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BASC Investigation Finds Shocking Inconsistencies in Firearms Licensing System

BASC Investigation Finds Shocking Inconsistencies in Firearms Licensing System


The British Association for Shooting and Conservation (BASC) has just released the findings of its investigation into the performance of firearms licensing departments (FLDs) in England and Wales, and it makes for an interesting read. BASC found "considerable differences" between the 42 separate firearms licensing departments investigated, concluding major failings to the shooting community.

These failings could have a serious impact on gun owners and registered firearms dealers (RFDs) in the UK, who are already facing increased regulation and bureaucracy. This article will explore the findings found in 'A review of firearms licensing departments in England and Wales (2022)' and what this could potentially mean for firearms owners.


Brief Overview of BASC's Investigation into FLDs

The British Association for Shooting and Conservation (BASC) is the UK's largest shooting organisation, representing the interests of over 145,000 members. In light of recent events, BASC decided to investigate how well FLDs were working in terms of efficiency and effectiveness in order to review and identify best practices within these teams. 

The investigation looked at how quickly FLDs were processing firearms applications, analysing their firearms licensing practices and costs involved. Cross-referencing information from the National Firearms Licensing Management System (NFLMS), Police Scotland and responses from 34 out of the 42 forces investigated, BASC have made conclusions and recommendations for the future.


Findings from BASC's Investigation

Key findings of 'A review of firearms licensing departments in England and Wales (2022)' are as follows:

  • Of the 34 forces, 13 managed turnaround times for renewals and grants in between 38.5 and 70 days (54 days average). These quickest forces being Bedfordshire, Cambridgeshire, Hertfordshire, Cleveland, Cheshire, Essex, Gloucestershire, Gwent, Kent, Lincolnshire, Merseyside, Thames Valley Police (TVP) and Warwickshire.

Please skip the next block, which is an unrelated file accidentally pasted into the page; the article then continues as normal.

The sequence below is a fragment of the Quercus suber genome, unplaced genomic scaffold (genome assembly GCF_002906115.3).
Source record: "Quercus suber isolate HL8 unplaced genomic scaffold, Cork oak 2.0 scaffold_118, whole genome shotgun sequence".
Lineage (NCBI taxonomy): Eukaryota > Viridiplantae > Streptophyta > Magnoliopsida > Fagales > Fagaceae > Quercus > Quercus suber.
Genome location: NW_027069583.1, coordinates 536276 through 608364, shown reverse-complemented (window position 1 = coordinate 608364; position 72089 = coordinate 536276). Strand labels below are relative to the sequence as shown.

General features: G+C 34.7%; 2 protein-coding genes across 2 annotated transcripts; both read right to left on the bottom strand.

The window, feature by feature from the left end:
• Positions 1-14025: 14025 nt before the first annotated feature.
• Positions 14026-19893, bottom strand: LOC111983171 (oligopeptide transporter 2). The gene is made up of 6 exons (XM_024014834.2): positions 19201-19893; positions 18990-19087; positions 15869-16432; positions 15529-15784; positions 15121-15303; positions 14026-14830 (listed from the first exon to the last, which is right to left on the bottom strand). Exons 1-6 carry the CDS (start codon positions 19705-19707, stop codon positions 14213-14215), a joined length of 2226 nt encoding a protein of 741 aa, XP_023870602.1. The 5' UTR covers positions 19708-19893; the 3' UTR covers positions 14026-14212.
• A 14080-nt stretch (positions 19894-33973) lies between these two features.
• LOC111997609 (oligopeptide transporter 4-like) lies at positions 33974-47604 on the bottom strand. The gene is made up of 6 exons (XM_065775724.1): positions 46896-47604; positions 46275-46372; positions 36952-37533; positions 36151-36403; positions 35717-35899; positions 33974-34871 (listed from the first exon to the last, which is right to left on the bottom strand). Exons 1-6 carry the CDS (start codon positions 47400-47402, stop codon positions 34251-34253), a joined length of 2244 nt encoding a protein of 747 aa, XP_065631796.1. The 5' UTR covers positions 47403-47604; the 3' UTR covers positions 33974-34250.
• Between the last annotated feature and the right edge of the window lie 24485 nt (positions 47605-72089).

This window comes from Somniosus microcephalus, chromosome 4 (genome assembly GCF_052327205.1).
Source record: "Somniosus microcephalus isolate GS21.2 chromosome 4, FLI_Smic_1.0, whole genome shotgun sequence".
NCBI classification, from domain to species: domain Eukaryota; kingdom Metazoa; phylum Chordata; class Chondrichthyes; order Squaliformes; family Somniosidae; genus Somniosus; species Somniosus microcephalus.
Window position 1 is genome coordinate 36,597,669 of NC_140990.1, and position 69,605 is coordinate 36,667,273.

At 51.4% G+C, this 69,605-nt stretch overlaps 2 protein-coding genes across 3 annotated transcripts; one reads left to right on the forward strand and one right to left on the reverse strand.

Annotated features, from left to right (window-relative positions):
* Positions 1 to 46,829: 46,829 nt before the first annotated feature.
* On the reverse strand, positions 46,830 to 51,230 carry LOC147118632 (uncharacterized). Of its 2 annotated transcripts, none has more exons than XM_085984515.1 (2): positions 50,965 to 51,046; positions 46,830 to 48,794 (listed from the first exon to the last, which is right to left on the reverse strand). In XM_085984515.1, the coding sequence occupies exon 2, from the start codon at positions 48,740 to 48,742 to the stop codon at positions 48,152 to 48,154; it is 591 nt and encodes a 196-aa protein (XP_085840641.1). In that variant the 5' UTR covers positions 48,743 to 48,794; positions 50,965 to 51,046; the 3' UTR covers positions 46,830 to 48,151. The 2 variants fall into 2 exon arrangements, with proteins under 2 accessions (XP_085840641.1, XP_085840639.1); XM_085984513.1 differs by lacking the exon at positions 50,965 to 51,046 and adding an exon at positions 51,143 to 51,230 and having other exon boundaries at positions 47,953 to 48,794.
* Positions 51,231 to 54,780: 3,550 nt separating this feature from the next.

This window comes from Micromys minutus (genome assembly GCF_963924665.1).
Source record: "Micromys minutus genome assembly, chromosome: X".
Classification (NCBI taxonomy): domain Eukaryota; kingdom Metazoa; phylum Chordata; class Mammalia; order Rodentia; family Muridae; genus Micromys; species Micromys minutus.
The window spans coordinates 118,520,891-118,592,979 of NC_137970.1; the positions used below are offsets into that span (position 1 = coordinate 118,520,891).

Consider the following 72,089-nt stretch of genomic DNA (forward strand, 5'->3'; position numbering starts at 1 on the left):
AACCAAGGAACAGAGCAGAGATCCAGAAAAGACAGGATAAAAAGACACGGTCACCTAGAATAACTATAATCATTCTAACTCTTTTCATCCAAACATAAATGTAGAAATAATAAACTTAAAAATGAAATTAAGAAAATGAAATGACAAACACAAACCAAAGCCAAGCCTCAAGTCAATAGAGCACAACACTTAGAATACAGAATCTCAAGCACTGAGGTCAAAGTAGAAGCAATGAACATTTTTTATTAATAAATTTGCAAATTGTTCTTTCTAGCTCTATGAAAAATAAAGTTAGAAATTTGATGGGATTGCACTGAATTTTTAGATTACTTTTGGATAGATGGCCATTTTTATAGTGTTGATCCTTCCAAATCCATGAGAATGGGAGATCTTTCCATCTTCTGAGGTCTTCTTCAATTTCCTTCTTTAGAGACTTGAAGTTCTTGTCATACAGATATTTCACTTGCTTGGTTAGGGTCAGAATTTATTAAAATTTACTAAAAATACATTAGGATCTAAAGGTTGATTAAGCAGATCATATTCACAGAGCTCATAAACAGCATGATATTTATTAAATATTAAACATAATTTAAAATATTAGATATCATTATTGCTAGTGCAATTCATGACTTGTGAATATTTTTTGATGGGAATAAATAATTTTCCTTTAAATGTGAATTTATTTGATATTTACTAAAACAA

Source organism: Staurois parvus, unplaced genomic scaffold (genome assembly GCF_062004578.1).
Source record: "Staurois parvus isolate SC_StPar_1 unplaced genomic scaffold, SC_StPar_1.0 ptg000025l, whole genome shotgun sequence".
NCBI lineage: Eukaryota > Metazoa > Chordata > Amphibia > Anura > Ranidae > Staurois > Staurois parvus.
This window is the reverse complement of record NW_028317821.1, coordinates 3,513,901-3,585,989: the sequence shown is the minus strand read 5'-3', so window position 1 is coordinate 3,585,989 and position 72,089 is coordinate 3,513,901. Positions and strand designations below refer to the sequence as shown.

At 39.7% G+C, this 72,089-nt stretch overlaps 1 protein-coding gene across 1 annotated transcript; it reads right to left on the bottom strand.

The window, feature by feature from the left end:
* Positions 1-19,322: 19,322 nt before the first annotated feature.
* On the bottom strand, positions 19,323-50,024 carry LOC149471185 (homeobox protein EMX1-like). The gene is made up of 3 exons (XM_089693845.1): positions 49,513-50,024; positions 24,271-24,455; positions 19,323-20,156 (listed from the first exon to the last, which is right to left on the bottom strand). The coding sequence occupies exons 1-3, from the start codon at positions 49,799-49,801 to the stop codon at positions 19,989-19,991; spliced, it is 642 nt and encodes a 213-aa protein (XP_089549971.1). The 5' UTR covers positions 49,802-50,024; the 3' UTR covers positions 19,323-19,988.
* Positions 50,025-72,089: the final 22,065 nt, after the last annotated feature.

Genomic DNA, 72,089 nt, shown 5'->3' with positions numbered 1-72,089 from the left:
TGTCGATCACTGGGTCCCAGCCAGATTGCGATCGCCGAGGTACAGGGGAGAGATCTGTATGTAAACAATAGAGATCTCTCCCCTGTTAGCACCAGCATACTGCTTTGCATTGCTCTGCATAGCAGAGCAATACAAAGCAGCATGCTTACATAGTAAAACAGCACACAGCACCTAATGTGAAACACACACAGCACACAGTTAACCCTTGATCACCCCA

• These 13 forces also managed to process applications and renewals by an average of 20%. However, other forces such as Cumbria, Dorset and Northumbria, processed less than 11% of their applications and renewals. In comparison, Police Scotland issued 99.35% of firearm and shotgun certificate renewals prior to their expiry. 


  • BASC found the cost to process each certificate was between £87.24 and £521.99. The average cost was £181.12, however BASC described this figure as "somewhat meaningless" given variation in figures.


  • Per staff member, the number of certificates processed ranged massively from 76.3 to 583. Again, a vast inconsistency between FLDs.


  • BASC stated that from the 34 forces that did respond, some of the data submitted was "clearly incorrect", particularly relating to FLD budgets.


Conclusions from BASC's Investigation

BASC have concluded that considerable inconsistencies between FLDs "cannot be justified" and have called for a major overhaul of firearm licensing departments across England and Wales. Specifically compared to Police Scotland’s unified system, found to be running without delays, processing costing variation or staffing levels inconsistencies.

BASC have stated the seven most consistent forces in terms of costs, staffing per certificate processed and turnaround times – Bedfordshire, Cambridgeshire, Hertfordshire, Cleveland, Essex, Thames Valley and Warwickshire – all used online processing, which "almost certainly" helps them achieve their efficient service. 

Suggestions made in the review include having chief constables and PCCs examine these seven forces, as well as Police Scotland, to put plans in to emulate them across the whole of the UK. With a recommendation of a complete reform of the current system with a goal to achieving "more consistent, efficient and effective systems in all forces".


Final Thoughts

The findings of BASC's investigation, whilst perhaps not surprising to many firearms owners, are shocking to read. The fact that there is such a discrepancy in how quickly and efficiently different FLDs can process applications points to a need for serious reform within the system.

It is reassuring to see that some forces are already ahead of the game in terms of utilising online systems to increase efficiency. This also ties into the recent call to replace the National Firearms Licensing Management System by the Home Office, in which a more centralised online gun register may be created.

Whilst licensing systems across England and Wales may be affecting number of licenses granted, the buying and selling of firearms is still booming across the country. With the most advertisements on any firearms marketplace in the UK, Gunstar is the #1 place to buy and sell your guns.

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